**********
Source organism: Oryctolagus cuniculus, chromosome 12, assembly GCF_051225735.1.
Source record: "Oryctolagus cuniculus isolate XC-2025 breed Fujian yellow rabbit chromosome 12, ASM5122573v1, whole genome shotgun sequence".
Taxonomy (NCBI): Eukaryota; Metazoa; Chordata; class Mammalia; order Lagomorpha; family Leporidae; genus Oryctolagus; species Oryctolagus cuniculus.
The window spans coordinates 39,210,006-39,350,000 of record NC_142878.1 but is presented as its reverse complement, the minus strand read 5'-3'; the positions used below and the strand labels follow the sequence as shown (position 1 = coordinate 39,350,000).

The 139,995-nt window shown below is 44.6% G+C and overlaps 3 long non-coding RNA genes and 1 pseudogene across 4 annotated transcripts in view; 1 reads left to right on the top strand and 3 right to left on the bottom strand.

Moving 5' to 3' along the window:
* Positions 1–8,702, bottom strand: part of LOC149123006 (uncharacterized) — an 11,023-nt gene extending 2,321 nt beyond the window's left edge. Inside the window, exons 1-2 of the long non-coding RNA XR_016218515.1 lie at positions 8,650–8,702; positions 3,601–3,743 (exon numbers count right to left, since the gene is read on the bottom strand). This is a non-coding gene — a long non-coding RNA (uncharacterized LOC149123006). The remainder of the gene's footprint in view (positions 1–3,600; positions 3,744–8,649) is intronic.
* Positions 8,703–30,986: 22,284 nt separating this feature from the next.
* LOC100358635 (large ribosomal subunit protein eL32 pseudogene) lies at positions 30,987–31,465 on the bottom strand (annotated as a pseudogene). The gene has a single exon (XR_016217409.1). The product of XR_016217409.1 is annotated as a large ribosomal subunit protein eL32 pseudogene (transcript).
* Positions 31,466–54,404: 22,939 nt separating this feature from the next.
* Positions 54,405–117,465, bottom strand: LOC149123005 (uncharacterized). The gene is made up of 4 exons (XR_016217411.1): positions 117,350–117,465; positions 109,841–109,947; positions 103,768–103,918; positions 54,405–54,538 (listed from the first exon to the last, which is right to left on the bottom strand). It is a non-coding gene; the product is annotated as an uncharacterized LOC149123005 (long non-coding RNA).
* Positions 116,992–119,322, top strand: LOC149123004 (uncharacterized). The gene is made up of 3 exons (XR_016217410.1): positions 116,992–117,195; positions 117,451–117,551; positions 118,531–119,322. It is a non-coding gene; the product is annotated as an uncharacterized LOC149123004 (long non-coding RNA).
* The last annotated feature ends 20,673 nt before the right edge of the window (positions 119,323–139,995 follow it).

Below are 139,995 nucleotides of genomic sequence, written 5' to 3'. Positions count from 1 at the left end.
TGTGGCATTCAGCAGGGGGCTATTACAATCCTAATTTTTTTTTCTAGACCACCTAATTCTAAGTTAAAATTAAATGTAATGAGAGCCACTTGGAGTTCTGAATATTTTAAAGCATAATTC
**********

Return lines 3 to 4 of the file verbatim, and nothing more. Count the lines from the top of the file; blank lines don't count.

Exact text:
Taxonomy (NCBI): Eukaryota; Metazoa; Chordata; class Mammalia; order Lagomorpha; family Leporidae; genus Oryctolagus; species Oryctolagus cuniculus.
The window spans coordinates 39,210,006-39,350,000 of record NC_142878.1 but is presented as its reverse complement, the minus strand read 5'-3'; the positions used below and the strand labels follow the sequence as shown (position 1 = coordinate 39,350,000).